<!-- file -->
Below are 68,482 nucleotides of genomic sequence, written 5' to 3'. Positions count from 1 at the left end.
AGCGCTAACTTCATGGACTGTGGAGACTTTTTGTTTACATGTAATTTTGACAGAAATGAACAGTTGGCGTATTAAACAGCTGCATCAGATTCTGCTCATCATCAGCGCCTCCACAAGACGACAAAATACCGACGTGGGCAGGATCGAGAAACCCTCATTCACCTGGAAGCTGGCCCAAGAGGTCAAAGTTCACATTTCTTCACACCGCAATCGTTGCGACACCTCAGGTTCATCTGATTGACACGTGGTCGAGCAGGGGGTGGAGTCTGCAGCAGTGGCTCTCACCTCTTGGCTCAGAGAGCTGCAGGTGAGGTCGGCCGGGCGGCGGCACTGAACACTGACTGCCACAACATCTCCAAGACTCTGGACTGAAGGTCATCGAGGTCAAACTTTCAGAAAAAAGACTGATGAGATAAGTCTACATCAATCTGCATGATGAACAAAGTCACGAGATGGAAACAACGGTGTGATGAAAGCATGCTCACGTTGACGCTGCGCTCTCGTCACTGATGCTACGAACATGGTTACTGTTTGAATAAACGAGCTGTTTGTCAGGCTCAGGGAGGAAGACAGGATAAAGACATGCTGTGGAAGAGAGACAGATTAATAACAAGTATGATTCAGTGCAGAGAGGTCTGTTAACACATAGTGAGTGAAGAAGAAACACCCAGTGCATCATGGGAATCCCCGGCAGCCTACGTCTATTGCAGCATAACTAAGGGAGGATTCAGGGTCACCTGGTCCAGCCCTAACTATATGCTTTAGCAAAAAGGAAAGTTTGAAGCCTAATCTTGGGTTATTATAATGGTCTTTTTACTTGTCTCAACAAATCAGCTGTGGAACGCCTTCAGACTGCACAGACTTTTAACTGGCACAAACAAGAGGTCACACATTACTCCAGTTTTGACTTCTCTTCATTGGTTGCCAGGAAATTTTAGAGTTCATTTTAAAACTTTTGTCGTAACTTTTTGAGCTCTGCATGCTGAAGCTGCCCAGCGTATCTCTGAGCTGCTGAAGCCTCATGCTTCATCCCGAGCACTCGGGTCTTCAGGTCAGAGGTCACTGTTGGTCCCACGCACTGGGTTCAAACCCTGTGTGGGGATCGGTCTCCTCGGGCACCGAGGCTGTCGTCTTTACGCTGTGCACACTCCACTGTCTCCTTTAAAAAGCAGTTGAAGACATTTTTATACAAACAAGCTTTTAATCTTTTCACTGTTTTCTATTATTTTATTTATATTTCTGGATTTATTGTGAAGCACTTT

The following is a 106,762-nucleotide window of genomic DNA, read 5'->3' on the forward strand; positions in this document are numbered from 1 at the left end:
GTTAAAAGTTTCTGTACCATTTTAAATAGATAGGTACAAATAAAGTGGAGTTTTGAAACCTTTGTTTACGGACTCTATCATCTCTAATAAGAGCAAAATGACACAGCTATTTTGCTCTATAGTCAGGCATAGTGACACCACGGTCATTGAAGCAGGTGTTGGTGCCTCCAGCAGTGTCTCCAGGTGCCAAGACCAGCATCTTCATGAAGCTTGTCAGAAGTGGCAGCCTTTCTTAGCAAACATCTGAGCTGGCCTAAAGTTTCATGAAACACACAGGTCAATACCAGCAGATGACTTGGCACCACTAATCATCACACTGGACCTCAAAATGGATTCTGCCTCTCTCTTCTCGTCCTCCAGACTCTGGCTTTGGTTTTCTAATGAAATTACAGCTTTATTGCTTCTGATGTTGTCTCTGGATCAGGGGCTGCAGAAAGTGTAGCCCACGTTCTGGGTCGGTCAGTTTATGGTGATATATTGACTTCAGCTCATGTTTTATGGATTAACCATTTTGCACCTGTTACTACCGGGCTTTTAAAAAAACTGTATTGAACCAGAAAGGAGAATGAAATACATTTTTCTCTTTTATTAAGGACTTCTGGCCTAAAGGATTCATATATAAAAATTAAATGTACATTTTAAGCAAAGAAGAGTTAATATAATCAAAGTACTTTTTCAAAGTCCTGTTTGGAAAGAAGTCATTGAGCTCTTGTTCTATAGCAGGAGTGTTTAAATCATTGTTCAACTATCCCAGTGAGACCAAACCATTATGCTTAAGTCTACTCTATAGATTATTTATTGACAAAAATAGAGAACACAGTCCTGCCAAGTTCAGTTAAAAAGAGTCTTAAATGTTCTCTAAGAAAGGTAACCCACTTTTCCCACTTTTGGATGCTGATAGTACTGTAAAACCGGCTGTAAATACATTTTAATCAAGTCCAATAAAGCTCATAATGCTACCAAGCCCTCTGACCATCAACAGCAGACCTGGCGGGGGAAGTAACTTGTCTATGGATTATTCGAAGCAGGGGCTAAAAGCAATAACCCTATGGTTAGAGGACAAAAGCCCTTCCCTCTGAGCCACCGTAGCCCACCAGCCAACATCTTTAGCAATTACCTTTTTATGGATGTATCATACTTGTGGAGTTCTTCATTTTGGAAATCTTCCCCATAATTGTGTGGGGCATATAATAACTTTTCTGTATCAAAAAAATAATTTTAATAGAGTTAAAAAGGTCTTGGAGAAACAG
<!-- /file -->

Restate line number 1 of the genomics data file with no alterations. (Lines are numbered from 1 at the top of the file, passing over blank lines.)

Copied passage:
Below are 68,482 nucleotides of genomic sequence, written 5' to 3'. Positions count from 1 at the left end.